Kodak was once the biggest name in photos, pioneering mainstream color photography with Kodachrome. Now, at least with some models, the company focuses more on the colors and shapes of their cameras than the pictures they produce. This unfortunate reality rears its head with the EasyShare V1003, the 10-megapixel brother to the disappointing EasyShare V803.
Despite its fat, candy bar shape, the V1003's smooth curves and array of colors make it quite comely. Unfortunately, the camera's sleek design makes for an uncomfortable control scheme. A handful of tiny rectangular buttons strewn across the top and left side of the camera back access the V1003's different modes and menus. The buttons feel unresponsive and are placed so that you have to use two hands while operating the camera, and we had a hard time trying to distinguish between them by touch. Also, you have to use a small, awkward-to-manipulate joystick to navigate the camera's various settings and menus. In our field tests, it often mistranslated directional taps and button pushes for each other.
Besides its colorful, curvy body and high resolution, the V1003 doesn't have any unique or notable features. The 10-megapixel camera uses a 36mm to 108mm-equivalent 3X optical zoom lens, and features a 2.5-inch LCD screen. Besides those main features, the camera has onboard image editing features with Kodak's "Perfect Touch Technology," as well as the standard array of scene presets and modes. We were pleased to see what Kodak calls the Maintain Settings mode, which saves your preferences for settings such as ISO, white balance, flash, and pixel resolution, so you don't have to reset them each time you turn your camera on, as you had to with some previous Kodak models.
The V1003 performed reasonably well in our lab tests. After a 2.7-second wait from power-on to first shot, we managed to take new photos every 1.6 seconds thereafter. With the onboard flash enabled, that wait increased to 3.7 seconds. The shutter was acceptably responsive, lagging 0.6 seconds with our high-contrast target and 1.6 seconds with our low-contrast target. The camera's burst mode only takes four shots at a time. In our tests it snapped them over 2.1 seconds for a decent rate of 1.9 frames per second.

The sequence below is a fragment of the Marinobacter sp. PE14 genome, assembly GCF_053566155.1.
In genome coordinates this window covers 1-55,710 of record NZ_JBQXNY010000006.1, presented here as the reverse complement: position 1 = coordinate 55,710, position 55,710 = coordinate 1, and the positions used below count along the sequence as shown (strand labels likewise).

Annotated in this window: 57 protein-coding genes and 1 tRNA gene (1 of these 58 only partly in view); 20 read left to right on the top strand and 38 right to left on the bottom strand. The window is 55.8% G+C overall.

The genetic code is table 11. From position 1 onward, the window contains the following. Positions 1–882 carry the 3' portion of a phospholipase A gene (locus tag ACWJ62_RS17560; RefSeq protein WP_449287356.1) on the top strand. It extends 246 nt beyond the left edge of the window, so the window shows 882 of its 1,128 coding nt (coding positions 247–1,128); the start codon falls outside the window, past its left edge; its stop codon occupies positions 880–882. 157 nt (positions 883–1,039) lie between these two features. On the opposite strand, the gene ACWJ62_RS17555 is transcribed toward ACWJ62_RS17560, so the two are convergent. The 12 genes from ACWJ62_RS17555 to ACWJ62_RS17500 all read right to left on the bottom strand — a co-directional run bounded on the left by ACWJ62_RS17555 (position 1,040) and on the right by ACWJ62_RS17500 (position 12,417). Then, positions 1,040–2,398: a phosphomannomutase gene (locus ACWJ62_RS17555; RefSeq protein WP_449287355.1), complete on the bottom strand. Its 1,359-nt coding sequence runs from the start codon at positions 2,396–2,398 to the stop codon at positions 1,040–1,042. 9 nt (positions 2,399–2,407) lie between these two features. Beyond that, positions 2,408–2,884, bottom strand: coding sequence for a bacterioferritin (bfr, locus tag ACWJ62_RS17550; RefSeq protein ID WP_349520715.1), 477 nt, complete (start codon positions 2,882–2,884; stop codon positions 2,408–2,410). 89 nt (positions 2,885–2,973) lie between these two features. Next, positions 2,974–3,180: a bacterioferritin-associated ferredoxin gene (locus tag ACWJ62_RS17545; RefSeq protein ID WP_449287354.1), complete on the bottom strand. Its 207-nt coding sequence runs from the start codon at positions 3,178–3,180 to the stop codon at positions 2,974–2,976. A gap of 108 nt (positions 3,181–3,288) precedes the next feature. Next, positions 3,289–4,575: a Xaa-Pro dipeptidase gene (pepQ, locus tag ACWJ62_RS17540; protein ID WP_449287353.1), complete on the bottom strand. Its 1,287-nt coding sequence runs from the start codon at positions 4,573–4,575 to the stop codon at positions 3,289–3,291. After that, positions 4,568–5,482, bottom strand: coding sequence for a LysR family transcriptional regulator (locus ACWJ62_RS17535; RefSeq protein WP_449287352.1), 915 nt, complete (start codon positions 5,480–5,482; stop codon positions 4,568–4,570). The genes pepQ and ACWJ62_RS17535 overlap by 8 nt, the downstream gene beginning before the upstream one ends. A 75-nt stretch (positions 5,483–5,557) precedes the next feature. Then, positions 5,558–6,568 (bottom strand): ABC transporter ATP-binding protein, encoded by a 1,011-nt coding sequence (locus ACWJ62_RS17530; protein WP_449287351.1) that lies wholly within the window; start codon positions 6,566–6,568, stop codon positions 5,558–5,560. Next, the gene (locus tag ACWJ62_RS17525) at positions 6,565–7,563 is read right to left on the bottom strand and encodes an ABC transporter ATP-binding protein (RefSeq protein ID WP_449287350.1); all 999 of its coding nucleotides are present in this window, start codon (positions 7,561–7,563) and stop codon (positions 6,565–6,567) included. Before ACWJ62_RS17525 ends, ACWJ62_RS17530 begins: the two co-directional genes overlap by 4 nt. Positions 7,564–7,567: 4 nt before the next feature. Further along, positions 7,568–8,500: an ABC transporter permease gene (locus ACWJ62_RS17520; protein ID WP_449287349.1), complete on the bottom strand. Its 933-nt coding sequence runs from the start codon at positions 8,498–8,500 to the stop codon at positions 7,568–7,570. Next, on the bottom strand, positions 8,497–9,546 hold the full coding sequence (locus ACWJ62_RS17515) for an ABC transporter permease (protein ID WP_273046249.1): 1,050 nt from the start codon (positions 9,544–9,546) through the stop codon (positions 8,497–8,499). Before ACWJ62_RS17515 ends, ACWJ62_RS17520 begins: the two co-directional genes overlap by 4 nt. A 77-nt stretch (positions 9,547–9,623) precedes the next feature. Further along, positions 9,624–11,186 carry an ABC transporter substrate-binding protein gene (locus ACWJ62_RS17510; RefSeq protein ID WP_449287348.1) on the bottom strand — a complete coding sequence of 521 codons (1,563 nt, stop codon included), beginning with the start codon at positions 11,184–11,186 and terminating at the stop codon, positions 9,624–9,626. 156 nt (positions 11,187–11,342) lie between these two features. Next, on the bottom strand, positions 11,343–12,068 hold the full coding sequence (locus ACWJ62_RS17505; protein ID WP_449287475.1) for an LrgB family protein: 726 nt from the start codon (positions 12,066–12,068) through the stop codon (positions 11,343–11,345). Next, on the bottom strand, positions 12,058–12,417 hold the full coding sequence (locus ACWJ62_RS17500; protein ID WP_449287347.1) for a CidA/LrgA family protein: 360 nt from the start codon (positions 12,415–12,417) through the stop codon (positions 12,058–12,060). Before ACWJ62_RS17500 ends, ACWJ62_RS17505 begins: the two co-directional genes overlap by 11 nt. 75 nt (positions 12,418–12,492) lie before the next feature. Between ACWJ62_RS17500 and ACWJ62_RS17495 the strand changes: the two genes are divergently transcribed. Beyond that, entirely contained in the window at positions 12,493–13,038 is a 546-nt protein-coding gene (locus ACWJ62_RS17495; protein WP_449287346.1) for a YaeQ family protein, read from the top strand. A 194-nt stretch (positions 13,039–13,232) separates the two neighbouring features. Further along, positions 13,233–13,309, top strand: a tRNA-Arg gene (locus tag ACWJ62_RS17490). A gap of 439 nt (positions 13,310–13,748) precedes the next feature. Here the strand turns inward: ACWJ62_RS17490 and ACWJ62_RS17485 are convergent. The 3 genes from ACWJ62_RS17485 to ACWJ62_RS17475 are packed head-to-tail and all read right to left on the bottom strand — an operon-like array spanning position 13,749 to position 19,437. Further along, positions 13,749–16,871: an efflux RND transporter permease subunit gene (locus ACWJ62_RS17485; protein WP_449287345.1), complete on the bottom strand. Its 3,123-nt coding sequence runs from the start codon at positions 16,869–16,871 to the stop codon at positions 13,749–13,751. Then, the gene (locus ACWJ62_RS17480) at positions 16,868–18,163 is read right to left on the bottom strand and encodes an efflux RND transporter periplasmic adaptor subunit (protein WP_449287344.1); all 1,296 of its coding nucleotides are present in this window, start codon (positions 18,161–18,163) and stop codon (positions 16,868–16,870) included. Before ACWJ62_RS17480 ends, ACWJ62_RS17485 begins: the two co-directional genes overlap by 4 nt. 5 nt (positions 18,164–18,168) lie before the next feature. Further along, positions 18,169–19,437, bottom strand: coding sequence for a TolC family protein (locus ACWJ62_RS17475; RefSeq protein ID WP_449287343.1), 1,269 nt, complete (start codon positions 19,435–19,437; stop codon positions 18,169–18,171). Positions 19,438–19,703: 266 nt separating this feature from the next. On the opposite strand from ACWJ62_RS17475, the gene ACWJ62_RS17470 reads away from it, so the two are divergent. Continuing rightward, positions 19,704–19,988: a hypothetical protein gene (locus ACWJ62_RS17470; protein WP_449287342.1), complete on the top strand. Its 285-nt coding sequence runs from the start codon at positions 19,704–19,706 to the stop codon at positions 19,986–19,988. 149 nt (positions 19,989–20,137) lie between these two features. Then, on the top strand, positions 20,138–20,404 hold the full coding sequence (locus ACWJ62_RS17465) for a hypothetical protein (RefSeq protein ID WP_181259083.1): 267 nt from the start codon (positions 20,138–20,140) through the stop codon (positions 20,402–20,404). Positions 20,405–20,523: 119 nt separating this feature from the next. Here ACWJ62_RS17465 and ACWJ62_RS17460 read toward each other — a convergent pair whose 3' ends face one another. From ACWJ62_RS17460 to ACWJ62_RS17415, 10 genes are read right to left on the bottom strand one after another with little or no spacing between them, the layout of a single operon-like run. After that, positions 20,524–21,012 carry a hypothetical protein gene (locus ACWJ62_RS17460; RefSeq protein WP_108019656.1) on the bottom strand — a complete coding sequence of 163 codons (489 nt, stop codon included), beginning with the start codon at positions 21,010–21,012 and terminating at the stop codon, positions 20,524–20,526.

Like its little brother, the EasyShare V803, noise and artifacts plagued the V1003's images, softening and obscuring fine details. Photos shot at settings as low as ISO 400 displayed notable amounts of grain, which only grew worse at higher ISO settings. At ISO 1600, static-like speckles completely covered the image, softening all but the largest and most prominent details and rendering it almost completely unusable.
It's telling that the second paragraph of Kodak's press release for the V1003 starts with a quote from chief marketing officer Pierre Schaeffer rather than a product manager or engineer. "As consumers look for more ways to expand their picture taking experience, the Kodak EasyShare 10- and 8-megapixel digital cameras make it fun to personalize the camera look and feel," said Schaeffer. Unfortunately, the same company that brought us Kodachrome now seems more interested in the color of the cameras than the technology inside them and the usability of their design. If you want good-looking, high-resolution images, then choose substance over style, spend a little more, and consider the less stylish but much more reliable Canon PowerShot A640 or SD1000 cameras. They're not as colorful as the V1003, and the SD1000 has 7.1 rather than 10 megapixels, but they're much better designed and offer better image quality.
(Shorter bars indicate better performance)
|Typical shot-to-shot time||Time to first shot||Shutter lag (typical)|
(Longer bars indicate better performance)